October 15, 2007



What once was a well kept landscape has been a constant eyesore littered with garbage and pigeons. for many years in this shopping mall that Walgreens, Staples, Blockbuster and U.S. Cellular share around the corner from my house. Letters to all the businesses concerned were ignored.

I made several phone calls to Walgreen's headquarters in the Northern Chicago suburbs and received promises to " look into it " but for a year and a half no action was taken.

I then sent an email to Walgreens headquarters back in July and to my amazement I received a reply ! My email was then sent to the local Walgreens and the manager there said he was looking into the matter. He must of course be a very busy man because I didn't hear back until a few weeks ago and then only after prodding him again.

Today I walked past the mall and to my surprise I saw a landscape crew busy at work. YES ! I feel like the main character in Rainmaker who singlehandedly took on a corporate giant ! A lonely voice calling out in the wilderness. This is how the public areas look now :

I see no signs of an irrigation or watering system and hope that the new landscaping doesn't fall into the same state of disrepair that the previous one did.

Is it just me that is bothered that corporate giants like Walgreens, Staples, Blockbuster and U.S. Cellular can set up shop in our neighborhood and not care about their front yards ? That is just arrogant to me.

I must write a letter of thanks to the caring person at Walgreen's and express my concern on the maintenance of the new landscape.


  1. WOW, carolyn! way to bring about change! i'm impressed.

    regarding the watering system, what kind do you use for your garden? do you normally recommend that to homeowners who's landscapes you design?

  2. Thanks, Gina. I worked hard on that problem, and am happy that it was finally resolved.

    I installed my own irrigation system and if this technically-challenged gal can do it anyone can. It's an above ground system called Misterlandscaper that uses solid black tubing. You use a hole puncher to make a hole and insert a stake with a sprinkler head on it. It conserves about 90 percent water and is widely used in California and other places with water shortage.

    After doing my own , I now install this system for clients who have small urban gardens.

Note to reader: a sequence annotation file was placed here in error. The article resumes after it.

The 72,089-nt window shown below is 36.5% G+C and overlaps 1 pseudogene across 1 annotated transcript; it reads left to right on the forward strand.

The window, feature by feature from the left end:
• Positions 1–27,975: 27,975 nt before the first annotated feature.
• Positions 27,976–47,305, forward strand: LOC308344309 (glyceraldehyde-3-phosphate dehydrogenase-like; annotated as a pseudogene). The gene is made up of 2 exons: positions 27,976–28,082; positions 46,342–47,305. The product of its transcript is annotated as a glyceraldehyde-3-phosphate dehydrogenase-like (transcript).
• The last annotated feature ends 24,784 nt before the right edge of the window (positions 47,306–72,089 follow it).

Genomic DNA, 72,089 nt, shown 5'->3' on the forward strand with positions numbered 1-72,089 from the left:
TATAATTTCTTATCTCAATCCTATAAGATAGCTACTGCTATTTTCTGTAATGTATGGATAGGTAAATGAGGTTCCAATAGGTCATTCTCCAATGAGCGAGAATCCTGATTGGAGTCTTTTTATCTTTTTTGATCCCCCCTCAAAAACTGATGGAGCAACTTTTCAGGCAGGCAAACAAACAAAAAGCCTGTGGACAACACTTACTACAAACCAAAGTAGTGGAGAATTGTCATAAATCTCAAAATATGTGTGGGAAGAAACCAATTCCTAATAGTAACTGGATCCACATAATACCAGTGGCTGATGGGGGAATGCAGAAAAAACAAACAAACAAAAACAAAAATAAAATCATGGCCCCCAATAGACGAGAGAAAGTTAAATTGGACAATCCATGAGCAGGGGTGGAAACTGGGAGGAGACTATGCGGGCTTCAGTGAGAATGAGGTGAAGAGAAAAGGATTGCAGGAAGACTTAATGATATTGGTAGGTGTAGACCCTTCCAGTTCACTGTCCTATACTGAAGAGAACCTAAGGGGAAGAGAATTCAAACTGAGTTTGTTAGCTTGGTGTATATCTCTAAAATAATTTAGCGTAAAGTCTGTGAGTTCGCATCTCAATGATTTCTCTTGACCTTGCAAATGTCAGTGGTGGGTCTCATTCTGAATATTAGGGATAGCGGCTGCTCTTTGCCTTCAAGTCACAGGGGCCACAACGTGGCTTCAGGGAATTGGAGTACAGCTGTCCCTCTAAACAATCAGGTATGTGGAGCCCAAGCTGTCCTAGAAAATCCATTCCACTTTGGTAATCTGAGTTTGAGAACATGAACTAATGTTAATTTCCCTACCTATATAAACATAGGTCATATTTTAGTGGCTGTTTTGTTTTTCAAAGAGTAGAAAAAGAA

Visit their website at : http://misterlandscaper.com for full details. Better garden centers carry it. You can do a small garden for around $300 or less. A timer can be attached to the system and that is indeed a great relief for those who travel frequently or are just short of time to water.

  3. Great job, Carolyn! It is unfortunate that big companies don't feel any obligation to the community. I'd say it was greed more than anything - they don't want to spend any money on something that won't bring in immediate dollars. The grass looks wonderful now, but keep an eye on them. They will probably need reminding.

  4. I guess you wrote this as a "Blog [writer]in Action Day, Carolyn ;-]

    Good for you!

  5. You go, girl! Keep the pressure on those big corporations to make sure they act responsibly.

  6. Thank, MM. I'm keeping my eyes on those slackers.

  7. That's a great result to the action you undertook Carolyn! Well done you!

    Lovely blooms for GBBD too. The Little Lemon Goldenrod looks great!

  8. Awesome!! That new grass looks great, but from past experience I can't see it surviving a hot summer surrounded on all sides with concrete. Oh well, now they know that you will be watching them.

  9. I agree with you Vonlafin. I will be monitoring them on a regular basis. The new grass also gets a lot of foot traffic in addition to being surrounded by concrete on all sides so I think a hot Chicago summer would do it in.

  10. YAY! Glad to see that you got some results--congratulations! I bet that even your neighbors who never really thought about the eyesore appreciate the change.


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